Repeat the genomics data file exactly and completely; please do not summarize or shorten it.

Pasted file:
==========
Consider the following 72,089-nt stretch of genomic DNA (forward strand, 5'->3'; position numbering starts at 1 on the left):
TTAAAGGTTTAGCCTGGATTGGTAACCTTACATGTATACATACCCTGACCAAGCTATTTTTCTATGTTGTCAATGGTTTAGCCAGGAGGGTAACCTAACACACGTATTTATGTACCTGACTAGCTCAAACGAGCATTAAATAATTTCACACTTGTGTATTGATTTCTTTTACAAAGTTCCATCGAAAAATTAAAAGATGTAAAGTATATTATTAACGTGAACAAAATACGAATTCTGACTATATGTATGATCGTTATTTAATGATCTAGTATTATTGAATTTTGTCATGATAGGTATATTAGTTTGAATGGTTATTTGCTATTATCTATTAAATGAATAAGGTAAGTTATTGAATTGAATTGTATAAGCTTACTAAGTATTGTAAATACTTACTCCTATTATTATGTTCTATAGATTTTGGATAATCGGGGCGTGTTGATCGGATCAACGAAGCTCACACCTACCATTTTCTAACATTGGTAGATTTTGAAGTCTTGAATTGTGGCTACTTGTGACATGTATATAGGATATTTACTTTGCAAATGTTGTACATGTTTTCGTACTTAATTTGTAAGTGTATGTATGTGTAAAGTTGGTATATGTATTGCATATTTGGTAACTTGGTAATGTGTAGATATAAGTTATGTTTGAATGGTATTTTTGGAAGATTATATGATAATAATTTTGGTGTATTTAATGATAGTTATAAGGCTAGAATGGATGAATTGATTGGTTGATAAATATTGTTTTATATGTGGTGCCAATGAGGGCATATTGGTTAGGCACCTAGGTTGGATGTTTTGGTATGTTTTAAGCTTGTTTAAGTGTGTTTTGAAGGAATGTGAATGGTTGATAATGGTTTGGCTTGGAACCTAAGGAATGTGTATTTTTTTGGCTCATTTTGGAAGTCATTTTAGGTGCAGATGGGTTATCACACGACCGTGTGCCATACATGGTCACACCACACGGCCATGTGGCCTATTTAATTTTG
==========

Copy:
Consider the following 72,089-nt stretch of genomic DNA (forward strand, 5'->3'; position numbering starts at 1 on the left):
TTAAAGGTTTAGCCTGGATTGGTAACCTTACATGTATACATACCCTGACCAAGCTATTTTTCTATGTTGTCAATGGTTTAGCCAGGAGGGTAACCTAACACACGTATTTATGTACCTGACTAGCTCAAACGAGCATTAAATAATTTCACACTTGTGTATTGATTTCTTTTACAAAGTTCCATCGAAAAATTAAAAGATGTAAAGTATATTATTAACGTGAACAAAATACGAATTCTGACTATATGTATGATCGTTATTTAATGATCTAGTATTATTGAATTTTGTCATGATAGGTATATTAGTTTGAATGGTTATTTGCTATTATCTATTAAATGAATAAGGTAAGTTATTGAATTGAATTGTATAAGCTTACTAAGTATTGTAAATACTTACTCCTATTATTATGTTCTATAGATTTTGGATAATCGGGGCGTGTTGATCGGATCAACGAAGCTCACACCTACCATTTTCTAACATTGGTAGATTTTGAAGTCTTGAATTGTGGCTACTTGTGACATGTATATAGGATATTTACTTTGCAAATGTTGTACATGTTTTCGTACTTAATTTGTAAGTGTATGTATGTGTAAAGTTGGTATATGTATTGCATATTTGGTAACTTGGTAATGTGTAGATATAAGTTATGTTTGAATGGTATTTTTGGAAGATTATATGATAATAATTTTGGTGTATTTAATGATAGTTATAAGGCTAGAATGGATGAATTGATTGGTTGATAAATATTGTTTTATATGTGGTGCCAATGAGGGCATATTGGTTAGGCACCTAGGTTGGATGTTTTGGTATGTTTTAAGCTTGTTTAAGTGTGTTTTGAAGGAATGTGAATGGTTGATAATGGTTTGGCTTGGAACCTAAGGAATGTGTATTTTTTTGGCTCATTTTGGAAGTCATTTTAGGTGCAGATGGGTTATCACACGACCGTGTGCCATACATGGTCACACCACACGGCCATGTGGCCTATTTAATTTTG